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The Tempest par Barbara A. Mowat

The Tempest (édition 2004)

par Barbara A. Mowat

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Titre:The Tempest
Auteurs:Barbara A. Mowat
Info:Washington Square Press, Mass Market Paperback, 218 pages
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The Tempest par Barbara A. Mowat


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Our revels now are ended. These our actors,
As I foretold you, were all spirits, and
Are melted into air, into thin air;
And, like the baseless fabric of this vision,
The cloud-capped towers, the gorgeous palaces,
The solemn temples, the great globe itself,
Yea, all which it inherit, shall dissolve;
And, like this insubstantial pageant faded,
Leave not a rack behind. We are such stuff
As dreams are made on, and our little life
Is rounded with a sleep.

And that line by Marx, "All that is solid melts into air"...? Shakespeare said it first. ( )
  melanierisch | Oct 25, 2020 |
I've seen this play performed, and it was much better in my memory than it was reading it. Still, excellent (of course, it's Shakespeare), great early commentary on colonies and issues of the New World, famous language, etc. ( )
  askannakarenina | Sep 16, 2020 |
RSC @Barbican - First time watching and came in with virtually zero knowledge... although didn't expect a romance (of sorts). The big sell for me was Simon Russell Beale as Prospero (excellent, the final meta-soliloquy left me in tears - the guy can act) and the Intel assisted CGI (less spectacular than I anticipated, but think my seat was maybe too good(!) to appreciate it.)

Not quite what I expected, but intrigued to rewatch/read - certainly some interesting elements regarding colonialism and feminism. ( )
  arewenotben | Jul 31, 2020 |
Even though I gave The Tempest five stars, it's still not quite up there with how much I loved Macbeth and Othello.

I would consider The Tempest the most romantic of Shakespeare's plays I have read so far. At least this one doesn't have people settling for those that they decide to make do with (Twelfth Night) or not realizing someone is not really dead so you kill yourself (Romeo and Juliet) or you use psychological warfare on another person to turn them into someone they are not (The Taming of the Shrew). There is also a really cool fantasy element in it that I liked.

The opening act of The Tempest shows a party (Alonso, Ferdinand, Sebastian, Antonio, Gonzalo, Stephano, and Trinculo) on a ship fearing for their lives during a storm that is about to blow their ship apart. That opening scene was so well written that I felt like I was on the ship about to be pitched into the sea. I would love to see this play in a theater sometime.

From there we go to Prospero and his daughter Miranda who live on an island and who have witnessed the shipwreck. Miranda wants to help those who were are injured, but then finds out that her father who is actually able to control the weather has caused the shipwreck to happen. We find out about Prospero's past and boy is it a doozy.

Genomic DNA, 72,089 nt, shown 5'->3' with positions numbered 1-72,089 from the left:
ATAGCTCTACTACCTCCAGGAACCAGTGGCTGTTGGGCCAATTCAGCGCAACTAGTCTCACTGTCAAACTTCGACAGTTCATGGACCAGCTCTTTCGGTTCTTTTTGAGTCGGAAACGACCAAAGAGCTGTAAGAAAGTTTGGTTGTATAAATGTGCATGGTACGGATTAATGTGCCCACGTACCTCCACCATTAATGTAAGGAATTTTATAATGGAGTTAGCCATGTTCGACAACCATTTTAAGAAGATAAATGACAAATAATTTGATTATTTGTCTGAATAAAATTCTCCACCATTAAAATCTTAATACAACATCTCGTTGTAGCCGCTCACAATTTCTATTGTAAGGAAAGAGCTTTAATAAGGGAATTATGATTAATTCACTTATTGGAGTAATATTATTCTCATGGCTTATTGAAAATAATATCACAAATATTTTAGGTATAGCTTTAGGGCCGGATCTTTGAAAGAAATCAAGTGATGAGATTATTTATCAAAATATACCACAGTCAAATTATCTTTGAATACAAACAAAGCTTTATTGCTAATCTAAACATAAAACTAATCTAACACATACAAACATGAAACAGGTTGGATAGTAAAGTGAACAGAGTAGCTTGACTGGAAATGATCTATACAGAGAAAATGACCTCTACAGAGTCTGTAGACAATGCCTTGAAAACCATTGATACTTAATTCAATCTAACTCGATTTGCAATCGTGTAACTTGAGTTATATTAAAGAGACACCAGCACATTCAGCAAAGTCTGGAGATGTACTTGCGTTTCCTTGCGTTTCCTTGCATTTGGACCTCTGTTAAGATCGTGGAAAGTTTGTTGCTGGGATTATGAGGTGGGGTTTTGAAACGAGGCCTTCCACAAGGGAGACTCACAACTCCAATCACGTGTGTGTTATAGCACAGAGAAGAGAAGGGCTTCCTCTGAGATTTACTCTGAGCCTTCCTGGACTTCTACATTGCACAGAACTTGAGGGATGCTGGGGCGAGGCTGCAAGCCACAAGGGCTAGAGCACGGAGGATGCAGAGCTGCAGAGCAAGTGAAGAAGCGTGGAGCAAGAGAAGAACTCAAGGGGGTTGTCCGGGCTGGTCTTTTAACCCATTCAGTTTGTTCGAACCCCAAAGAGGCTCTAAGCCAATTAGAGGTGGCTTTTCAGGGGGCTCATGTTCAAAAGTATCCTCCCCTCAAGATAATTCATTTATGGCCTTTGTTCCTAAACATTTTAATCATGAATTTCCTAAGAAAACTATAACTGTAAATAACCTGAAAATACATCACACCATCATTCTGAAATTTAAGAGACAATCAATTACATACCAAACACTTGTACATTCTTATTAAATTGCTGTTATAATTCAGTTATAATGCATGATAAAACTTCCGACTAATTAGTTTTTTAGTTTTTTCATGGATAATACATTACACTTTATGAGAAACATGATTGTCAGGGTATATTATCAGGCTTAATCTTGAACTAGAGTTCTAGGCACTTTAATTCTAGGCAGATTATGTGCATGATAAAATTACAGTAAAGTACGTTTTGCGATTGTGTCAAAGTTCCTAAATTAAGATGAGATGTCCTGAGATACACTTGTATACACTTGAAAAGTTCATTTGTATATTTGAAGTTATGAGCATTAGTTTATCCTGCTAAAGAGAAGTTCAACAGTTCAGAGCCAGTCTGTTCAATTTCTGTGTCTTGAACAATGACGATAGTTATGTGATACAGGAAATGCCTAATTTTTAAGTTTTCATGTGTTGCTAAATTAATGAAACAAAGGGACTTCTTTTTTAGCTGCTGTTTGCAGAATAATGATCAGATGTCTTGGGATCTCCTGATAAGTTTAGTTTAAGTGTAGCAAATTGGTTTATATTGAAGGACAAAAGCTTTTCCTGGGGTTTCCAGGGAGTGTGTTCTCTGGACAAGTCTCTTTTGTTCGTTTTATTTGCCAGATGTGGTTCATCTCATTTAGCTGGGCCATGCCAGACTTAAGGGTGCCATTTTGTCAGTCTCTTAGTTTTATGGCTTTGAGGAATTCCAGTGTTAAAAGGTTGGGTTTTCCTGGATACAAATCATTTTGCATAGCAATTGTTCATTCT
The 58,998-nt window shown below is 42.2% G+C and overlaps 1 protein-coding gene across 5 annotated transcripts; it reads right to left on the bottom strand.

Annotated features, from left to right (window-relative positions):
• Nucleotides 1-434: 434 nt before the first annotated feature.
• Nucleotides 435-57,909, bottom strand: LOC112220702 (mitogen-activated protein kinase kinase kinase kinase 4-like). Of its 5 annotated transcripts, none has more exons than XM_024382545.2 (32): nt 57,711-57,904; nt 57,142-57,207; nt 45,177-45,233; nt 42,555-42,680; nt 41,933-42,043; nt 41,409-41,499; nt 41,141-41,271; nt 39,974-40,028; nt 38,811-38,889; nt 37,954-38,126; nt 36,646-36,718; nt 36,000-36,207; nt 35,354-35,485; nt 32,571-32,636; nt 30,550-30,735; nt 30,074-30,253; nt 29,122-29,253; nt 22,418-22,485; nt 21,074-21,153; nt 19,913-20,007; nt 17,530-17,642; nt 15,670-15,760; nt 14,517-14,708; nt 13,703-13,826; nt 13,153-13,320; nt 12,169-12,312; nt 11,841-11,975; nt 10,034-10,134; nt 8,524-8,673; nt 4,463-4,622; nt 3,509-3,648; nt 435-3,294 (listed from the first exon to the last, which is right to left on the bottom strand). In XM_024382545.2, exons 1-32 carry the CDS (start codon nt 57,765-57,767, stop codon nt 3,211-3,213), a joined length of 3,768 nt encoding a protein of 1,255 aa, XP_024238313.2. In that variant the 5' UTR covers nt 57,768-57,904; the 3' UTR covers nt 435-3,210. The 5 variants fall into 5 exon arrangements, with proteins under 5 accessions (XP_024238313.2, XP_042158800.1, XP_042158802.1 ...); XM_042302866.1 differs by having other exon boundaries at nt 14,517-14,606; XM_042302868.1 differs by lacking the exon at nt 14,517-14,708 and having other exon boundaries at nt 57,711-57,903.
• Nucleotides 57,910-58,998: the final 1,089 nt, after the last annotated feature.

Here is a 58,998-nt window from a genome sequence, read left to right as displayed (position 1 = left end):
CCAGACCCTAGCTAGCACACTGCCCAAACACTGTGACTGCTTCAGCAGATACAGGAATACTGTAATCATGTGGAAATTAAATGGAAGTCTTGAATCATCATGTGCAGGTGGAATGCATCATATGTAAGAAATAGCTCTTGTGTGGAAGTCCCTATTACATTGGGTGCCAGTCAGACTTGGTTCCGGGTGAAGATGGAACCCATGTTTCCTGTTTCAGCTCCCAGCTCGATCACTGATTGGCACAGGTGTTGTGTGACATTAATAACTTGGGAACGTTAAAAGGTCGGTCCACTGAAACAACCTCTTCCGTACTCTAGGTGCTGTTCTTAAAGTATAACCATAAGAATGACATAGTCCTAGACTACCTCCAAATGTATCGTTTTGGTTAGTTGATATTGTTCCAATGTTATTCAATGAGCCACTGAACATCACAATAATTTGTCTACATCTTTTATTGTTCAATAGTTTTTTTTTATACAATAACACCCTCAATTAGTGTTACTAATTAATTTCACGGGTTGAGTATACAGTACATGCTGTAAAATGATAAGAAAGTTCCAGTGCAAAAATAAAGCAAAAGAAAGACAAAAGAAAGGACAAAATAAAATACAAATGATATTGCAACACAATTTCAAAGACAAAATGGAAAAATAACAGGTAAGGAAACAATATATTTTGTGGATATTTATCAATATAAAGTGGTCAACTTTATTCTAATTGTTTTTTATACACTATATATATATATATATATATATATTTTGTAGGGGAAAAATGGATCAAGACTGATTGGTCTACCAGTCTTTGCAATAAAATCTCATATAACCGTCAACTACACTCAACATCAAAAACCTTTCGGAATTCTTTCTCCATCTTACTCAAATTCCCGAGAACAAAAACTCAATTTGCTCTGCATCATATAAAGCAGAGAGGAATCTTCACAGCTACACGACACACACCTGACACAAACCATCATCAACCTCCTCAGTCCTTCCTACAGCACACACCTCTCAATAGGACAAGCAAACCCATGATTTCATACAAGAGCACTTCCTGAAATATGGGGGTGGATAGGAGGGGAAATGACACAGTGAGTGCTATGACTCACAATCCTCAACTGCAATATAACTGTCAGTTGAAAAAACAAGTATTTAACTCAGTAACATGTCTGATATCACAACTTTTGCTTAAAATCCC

I have to say that I loved the character of Prospero. Prospero is always able to command a familiar named Ariel which seems to be a fatherly type relationship between the two of them as well. He was definitely a contradiction. He loves Miranda, but wants to avenge himself on the people that have betrayed him, though he still wants Miranda to be happy and does what is necessary in order for her to find happiness.

Miranda I felt for a little because part of me does wonder how much does she feel when she has insta-love with Ferdinand? He's the first eligible man she has seen ever, of course she falls in love with him.

Everything else that follows is Prospero doing what is necessary to ensure that Miranda actually gets married to Ferdinand.

People have commented that this is one of Shakespeare's most lyric plays and they are right. I could almost hear singing in my head as I was reading this play. The flow of the play were really good too. None of the acts felt too long or short. I was able to follow along with what was going on. Though having a Folger's version of this play always helps.

The ending was more interactive than Shakespeare's other plays, though I did wonder about Prospero doing an epilogue asking the audience to forgive him for what he did by clapping. It made me think of the stage plays of Peter Pan where Peter asked the audience to clap in order to save Tinkerbell. And I have to say, I am still puzzled at what wrong did Prospero do. His brother set him and his daughter off to die on a boat. I am all about forgiveness, but heck with that. ( )
  ObsidianBlue | Jul 1, 2020 |
Some beautiful poetry, but the plot unfolds without any real complications. Prospero is effectively omnipotent within the story, moving the other characters around like chess pieces, including his own daughter. And I can't be the only one who thinks that Caliban got a raw deal in all this. It would be interesting to retell the story with Caliban as the protagonist trying to reclaim his birthright from the usurper Prospero. ( )
  James_Maxey | Jun 29, 2020 |
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